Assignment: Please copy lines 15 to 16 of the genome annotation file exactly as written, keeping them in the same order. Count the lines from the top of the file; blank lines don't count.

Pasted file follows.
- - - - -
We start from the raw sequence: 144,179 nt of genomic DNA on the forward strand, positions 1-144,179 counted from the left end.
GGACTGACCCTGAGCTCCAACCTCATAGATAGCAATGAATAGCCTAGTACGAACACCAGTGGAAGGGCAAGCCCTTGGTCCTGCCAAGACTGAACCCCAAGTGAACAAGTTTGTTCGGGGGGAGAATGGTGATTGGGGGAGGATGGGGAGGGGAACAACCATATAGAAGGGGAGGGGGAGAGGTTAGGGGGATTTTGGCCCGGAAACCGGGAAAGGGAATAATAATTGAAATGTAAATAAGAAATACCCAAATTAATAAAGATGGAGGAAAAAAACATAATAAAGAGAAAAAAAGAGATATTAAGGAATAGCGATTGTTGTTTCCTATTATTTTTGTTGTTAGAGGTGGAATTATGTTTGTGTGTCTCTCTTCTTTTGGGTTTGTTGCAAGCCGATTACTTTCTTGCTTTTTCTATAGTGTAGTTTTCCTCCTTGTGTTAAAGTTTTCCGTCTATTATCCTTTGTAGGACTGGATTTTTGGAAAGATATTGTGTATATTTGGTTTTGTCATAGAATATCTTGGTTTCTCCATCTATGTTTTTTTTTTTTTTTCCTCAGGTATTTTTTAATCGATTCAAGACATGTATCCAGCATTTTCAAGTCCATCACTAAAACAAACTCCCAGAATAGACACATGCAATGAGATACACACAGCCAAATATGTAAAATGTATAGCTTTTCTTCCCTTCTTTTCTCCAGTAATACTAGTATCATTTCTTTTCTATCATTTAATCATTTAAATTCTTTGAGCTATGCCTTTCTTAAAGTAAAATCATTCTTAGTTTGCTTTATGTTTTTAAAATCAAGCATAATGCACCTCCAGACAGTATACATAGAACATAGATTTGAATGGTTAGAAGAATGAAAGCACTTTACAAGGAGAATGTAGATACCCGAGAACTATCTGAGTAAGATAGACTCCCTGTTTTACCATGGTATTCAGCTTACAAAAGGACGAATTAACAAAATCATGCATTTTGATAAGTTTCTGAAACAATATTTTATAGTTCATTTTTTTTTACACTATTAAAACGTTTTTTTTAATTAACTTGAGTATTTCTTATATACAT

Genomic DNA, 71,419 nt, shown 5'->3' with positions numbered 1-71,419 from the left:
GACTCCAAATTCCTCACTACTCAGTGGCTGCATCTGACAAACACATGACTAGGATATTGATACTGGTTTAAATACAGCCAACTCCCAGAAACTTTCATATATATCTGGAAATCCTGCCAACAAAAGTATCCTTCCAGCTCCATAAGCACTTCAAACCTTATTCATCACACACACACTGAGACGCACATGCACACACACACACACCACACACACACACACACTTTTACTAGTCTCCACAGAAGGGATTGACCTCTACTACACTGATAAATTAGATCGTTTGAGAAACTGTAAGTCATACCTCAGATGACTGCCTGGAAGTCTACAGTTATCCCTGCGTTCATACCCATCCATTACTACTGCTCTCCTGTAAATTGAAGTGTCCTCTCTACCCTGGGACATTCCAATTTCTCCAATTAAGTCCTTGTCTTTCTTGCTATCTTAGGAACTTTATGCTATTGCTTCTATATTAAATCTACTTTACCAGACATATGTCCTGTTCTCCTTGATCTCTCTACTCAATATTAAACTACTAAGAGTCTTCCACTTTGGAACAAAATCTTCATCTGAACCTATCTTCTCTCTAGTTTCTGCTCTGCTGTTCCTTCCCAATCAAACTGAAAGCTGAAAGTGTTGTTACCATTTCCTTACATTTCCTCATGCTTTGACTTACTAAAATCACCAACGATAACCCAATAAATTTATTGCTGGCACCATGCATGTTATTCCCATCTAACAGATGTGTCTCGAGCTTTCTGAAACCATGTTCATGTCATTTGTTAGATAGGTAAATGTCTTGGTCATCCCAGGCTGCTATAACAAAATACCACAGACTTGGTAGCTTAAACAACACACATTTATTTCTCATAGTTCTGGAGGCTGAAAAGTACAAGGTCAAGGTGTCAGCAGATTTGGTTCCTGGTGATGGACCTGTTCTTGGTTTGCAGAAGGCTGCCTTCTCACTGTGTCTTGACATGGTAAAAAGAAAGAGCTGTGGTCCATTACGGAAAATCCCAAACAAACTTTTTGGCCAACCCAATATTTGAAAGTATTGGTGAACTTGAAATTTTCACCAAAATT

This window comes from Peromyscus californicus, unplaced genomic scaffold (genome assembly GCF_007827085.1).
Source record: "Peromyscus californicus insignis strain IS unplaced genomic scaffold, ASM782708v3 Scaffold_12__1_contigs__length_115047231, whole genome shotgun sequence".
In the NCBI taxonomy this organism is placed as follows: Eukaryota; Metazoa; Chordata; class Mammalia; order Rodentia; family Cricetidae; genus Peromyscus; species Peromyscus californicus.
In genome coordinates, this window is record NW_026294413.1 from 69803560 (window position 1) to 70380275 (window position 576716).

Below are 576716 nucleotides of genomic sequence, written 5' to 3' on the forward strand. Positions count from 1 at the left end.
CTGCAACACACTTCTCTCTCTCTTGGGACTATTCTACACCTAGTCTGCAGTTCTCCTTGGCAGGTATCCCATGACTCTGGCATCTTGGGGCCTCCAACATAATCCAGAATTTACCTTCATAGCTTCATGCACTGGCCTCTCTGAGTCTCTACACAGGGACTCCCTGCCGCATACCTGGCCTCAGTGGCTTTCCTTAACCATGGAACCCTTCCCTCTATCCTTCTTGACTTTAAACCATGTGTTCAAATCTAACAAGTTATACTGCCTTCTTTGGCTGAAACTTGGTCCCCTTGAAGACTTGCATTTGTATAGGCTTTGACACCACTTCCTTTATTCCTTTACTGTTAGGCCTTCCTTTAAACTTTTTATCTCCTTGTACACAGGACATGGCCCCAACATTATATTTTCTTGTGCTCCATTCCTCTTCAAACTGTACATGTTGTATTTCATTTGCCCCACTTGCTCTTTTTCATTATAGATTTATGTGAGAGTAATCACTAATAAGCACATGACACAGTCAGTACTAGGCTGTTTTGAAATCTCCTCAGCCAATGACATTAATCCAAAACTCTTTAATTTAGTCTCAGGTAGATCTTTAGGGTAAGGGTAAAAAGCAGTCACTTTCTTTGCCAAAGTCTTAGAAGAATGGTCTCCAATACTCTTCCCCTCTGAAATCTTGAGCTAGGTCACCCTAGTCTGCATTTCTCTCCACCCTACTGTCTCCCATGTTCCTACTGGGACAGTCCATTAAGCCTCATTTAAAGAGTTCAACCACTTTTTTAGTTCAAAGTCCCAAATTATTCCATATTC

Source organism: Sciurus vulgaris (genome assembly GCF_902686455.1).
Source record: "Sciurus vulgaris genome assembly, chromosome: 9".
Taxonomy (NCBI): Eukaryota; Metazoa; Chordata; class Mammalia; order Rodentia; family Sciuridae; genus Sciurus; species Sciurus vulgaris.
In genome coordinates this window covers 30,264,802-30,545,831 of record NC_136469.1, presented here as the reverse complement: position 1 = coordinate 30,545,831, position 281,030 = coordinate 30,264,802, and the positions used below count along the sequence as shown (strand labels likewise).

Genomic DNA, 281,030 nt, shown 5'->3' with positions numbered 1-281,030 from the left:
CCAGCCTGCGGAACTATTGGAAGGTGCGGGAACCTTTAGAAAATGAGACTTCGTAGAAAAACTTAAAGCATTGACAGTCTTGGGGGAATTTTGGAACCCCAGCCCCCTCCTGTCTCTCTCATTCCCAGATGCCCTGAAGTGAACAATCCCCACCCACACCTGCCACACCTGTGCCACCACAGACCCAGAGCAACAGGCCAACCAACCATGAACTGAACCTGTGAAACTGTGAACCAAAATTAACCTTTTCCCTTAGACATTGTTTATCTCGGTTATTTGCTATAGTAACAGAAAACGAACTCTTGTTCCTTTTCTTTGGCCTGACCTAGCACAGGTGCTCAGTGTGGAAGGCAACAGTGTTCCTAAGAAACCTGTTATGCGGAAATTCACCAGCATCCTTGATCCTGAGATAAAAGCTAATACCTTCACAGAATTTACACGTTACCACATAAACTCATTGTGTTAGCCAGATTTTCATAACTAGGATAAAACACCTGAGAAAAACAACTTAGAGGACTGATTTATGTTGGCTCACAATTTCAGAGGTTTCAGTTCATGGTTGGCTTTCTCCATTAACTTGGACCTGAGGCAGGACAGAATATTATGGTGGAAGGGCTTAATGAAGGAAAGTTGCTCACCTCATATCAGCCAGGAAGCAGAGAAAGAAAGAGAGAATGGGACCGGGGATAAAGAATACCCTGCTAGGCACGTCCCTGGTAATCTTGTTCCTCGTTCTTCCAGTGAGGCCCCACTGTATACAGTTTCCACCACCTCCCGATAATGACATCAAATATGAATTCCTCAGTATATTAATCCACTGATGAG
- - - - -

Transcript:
Genomic DNA, 281,030 nt, shown 5'->3' with positions numbered 1-281,030 from the left:
CCAGCCTGCGGAACTATTGGAAGGTGCGGGAACCTTTAGAAAATGAGACTTCGTAGAAAAACTTAAAGCATTGACAGTCTTGGGGGAATTTTGGAACCCCAGCCCCCTCCTGTCTCTCTCATTCCCAGATGCCCTGAAGTGAACAATCCCCACCCACACCTGCCACACCTGTGCCACCACAGACCCAGAGCAACAGGCCAACCAACCATGAACTGAACCTGTGAAACTGTGAACCAAAATTAACCTTTTCCCTTAGACATTGTTTATCTCGGTTATTTGCTATAGTAACAGAAAACGAACTCTTGTTCCTTTTCTTTGGCCTGACCTAGCACAGGTGCTCAGTGTGGAAGGCAACAGTGTTCCTAAGAAACCTGTTATGCGGAAATTCACCAGCATCCTTGATCCTGAGATAAAAGCTAATACCTTCACAGAATTTACACGTTACCACATAAACTCATTGTGTTAGCCAGATTTTCATAACTAGGATAAAACACCTGAGAAAAACAACTTAGAGGACTGATTTATGTTGGCTCACAATTTCAGAGGTTTCAGTTCATGGTTGGCTTTCTCCATTAACTTGGACCTGAGGCAGGACAGAATATTATGGTGGAAGGGCTTAATGAAGGAAAGTTGCTCACCTCATATCAGCCAGGAAGCAGAGAAAGAAAGAGAGAATGGGACCGGGGATAAAGAATACCCTGCTAGGCACGTCCCTGGTAATCTTGTTCCTCGTTCTTCCAGTGAGGCCCCACTGTATACAGTTTCCACCACCTCCCGATAATGACATCAAATATGAATTCCTCAGTATATTAATCCACTGATGAG